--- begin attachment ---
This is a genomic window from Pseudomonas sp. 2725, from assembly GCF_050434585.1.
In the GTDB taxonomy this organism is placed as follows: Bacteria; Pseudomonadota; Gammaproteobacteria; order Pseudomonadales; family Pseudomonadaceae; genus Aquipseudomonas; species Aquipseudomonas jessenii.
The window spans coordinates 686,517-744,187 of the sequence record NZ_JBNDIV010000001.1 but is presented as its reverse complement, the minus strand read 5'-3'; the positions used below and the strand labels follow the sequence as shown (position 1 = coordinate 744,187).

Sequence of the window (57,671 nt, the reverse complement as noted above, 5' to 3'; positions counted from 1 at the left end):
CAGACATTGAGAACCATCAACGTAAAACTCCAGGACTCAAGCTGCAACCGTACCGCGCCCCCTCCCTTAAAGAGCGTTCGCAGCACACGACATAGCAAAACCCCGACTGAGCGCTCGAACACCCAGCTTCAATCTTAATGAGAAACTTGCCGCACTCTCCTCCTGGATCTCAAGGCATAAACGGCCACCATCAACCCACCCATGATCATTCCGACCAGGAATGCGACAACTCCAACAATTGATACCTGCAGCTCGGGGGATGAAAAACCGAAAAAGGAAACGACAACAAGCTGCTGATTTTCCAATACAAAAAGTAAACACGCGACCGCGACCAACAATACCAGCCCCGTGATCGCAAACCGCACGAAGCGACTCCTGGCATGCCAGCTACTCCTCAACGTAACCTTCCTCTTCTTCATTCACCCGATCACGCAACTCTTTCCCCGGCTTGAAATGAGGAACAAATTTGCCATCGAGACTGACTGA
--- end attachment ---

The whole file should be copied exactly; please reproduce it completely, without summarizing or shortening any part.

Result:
This is a genomic window from Pseudomonas sp. 2725, from assembly GCF_050434585.1.
In the GTDB taxonomy this organism is placed as follows: Bacteria; Pseudomonadota; Gammaproteobacteria; order Pseudomonadales; family Pseudomonadaceae; genus Aquipseudomonas; species Aquipseudomonas jessenii.
The window spans coordinates 686,517-744,187 of the sequence record NZ_JBNDIV010000001.1 but is presented as its reverse complement, the minus strand read 5'-3'; the positions used below and the strand labels follow the sequence as shown (position 1 = coordinate 744,187).

Sequence of the window (57,671 nt, the reverse complement as noted above, 5' to 3'; positions counted from 1 at the left end):
CAGACATTGAGAACCATCAACGTAAAACTCCAGGACTCAAGCTGCAACCGTACCGCGCCCCCTCCCTTAAAGAGCGTTCGCAGCACACGACATAGCAAAACCCCGACTGAGCGCTCGAACACCCAGCTTCAATCTTAATGAGAAACTTGCCGCACTCTCCTCCTGGATCTCAAGGCATAAACGGCCACCATCAACCCACCCATGATCATTCCGACCAGGAATGCGACAACTCCAACAATTGATACCTGCAGCTCGGGGGATGAAAAACCGAAAAAGGAAACGACAACAAGCTGCTGATTTTCCAATACAAAAAGTAAACACGCGACCGCGACCAACAATACCAGCCCCGTGATCGCAAACCGCACGAAGCGACTCCTGGCATGCCAGCTACTCCTCAACGTAACCTTCCTCTTCTTCATTCACCCGATCACGCAACTCTTTCCCCGGCTTGAAATGAGGAACAAATTTGCCATCGAGACTGACTGA